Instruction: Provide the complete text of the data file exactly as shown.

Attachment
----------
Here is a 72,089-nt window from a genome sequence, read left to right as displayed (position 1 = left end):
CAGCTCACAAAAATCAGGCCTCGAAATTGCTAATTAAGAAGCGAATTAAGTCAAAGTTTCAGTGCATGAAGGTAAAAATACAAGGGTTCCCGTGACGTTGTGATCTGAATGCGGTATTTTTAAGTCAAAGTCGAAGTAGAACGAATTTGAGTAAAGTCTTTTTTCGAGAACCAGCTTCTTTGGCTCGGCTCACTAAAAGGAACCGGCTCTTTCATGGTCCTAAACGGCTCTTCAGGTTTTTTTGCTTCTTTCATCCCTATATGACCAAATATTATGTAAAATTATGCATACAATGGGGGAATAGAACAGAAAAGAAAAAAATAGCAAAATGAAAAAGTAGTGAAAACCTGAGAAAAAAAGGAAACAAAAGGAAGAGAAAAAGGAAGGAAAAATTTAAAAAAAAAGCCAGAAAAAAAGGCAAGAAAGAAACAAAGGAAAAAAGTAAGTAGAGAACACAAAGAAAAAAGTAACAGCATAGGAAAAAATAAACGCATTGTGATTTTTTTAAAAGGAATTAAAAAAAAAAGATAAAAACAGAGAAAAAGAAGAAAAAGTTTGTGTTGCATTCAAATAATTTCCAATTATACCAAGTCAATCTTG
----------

Here is a 72,089-nt window from a genome sequence, read left to right as displayed (position 1 = left end):
CAGCTCACAAAAATCAGGCCTCGAAATTGCTAATTAAGAAGCGAATTAAGTCAAAGTTTCAGTGCATGAAGGTAAAAATACAAGGGTTCCCGTGACGTTGTGATCTGAATGCGGTATTTTTAAGTCAAAGTCGAAGTAGAACGAATTTGAGTAAAGTCTTTTTTCGAGAACCAGCTTCTTTGGCTCGGCTCACTAAAAGGAACCGGCTCTTTCATGGTCCTAAACGGCTCTTCAGGTTTTTTTGCTTCTTTCATCCCTATATGACCAAATATTATGTAAAATTATGCATACAATGGGGGAATAGAACAGAAAAGAAAAAAATAGCAAAATGAAAAAGTAGTGAAAACCTGAGAAAAAAAGGAAACAAAAGGAAGAGAAAAAGGAAGGAAAAATTTAAAAAAAAAGCCAGAAAAAAAGGCAAGAAAGAAACAAAGGAAAAAAGTAAGTAGAGAACACAAAGAAAAAAGTAACAGCATAGGAAAAAATAAACGCATTGTGATTTTTTTAAAAGGAATTAAAAAAAAAAGATAAAAACAGAGAAAAAGAAGAAAAAGTTTGTGTTGCATTCAAATAATTTCCAATTATACCAAGTCAATCTTG